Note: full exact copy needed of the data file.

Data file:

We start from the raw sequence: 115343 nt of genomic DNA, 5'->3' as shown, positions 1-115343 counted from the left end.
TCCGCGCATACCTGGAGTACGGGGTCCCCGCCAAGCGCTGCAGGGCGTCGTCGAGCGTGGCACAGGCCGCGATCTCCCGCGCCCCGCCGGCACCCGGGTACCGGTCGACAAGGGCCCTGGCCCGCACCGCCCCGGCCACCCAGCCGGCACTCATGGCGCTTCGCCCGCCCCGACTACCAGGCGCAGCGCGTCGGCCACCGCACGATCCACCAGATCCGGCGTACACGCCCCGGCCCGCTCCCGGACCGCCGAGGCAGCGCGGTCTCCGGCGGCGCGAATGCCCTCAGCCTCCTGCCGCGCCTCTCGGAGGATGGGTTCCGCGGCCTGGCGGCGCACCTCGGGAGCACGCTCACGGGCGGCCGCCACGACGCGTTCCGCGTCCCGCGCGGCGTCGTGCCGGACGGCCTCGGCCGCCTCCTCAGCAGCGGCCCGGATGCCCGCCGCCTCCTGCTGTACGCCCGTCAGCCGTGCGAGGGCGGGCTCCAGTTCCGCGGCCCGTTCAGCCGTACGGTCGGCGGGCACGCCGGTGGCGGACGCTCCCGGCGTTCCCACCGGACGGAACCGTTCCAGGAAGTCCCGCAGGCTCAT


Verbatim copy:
We start from the raw sequence: 115343 nt of genomic DNA, 5'->3' as shown, positions 1-115343 counted from the left end.
TCCGCGCATACCTGGAGTACGGGGTCCCCGCCAAGCGCTGCAGGGCGTCGTCGAGCGTGGCACAGGCCGCGATCTCCCGCGCCCCGCCGGCACCCGGGTACCGGTCGACAAGGGCCCTGGCCCGCACCGCCCCGGCCACCCAGCCGGCACTCATGGCGCTTCGCCCGCCCCGACTACCAGGCGCAGCGCGTCGGCCACCGCACGATCCACCAGATCCGGCGTACACGCCCCGGCCCGCTCCCGGACCGCCGAGGCAGCGCGGTCTCCGGCGGCGCGAATGCCCTCAGCCTCCTGCCGCGCCTCTCGGAGGATGGGTTCCGCGGCCTGGCGGCGCACCTCGGGAGCACGCTCACGGGCGGCCGCCACGACGCGTTCCGCGTCCCGCGCGGCGTCGTGCCGGACGGCCTCGGCCGCCTCCTCAGCAGCGGCCCGGATGCCCGCCGCCTCCTGCTGTACGCCCGTCAGCCGTGCGAGGGCGGGCTCCAGTTCCGCGGCCCGTTCAGCCGTACGGTCGGCGGGCACGCCGGTGGCGGACGCTCCCGGCGTTCCCACCGGACGGAACCGTTCCAGGAAGTCCCGCAGGCTCAT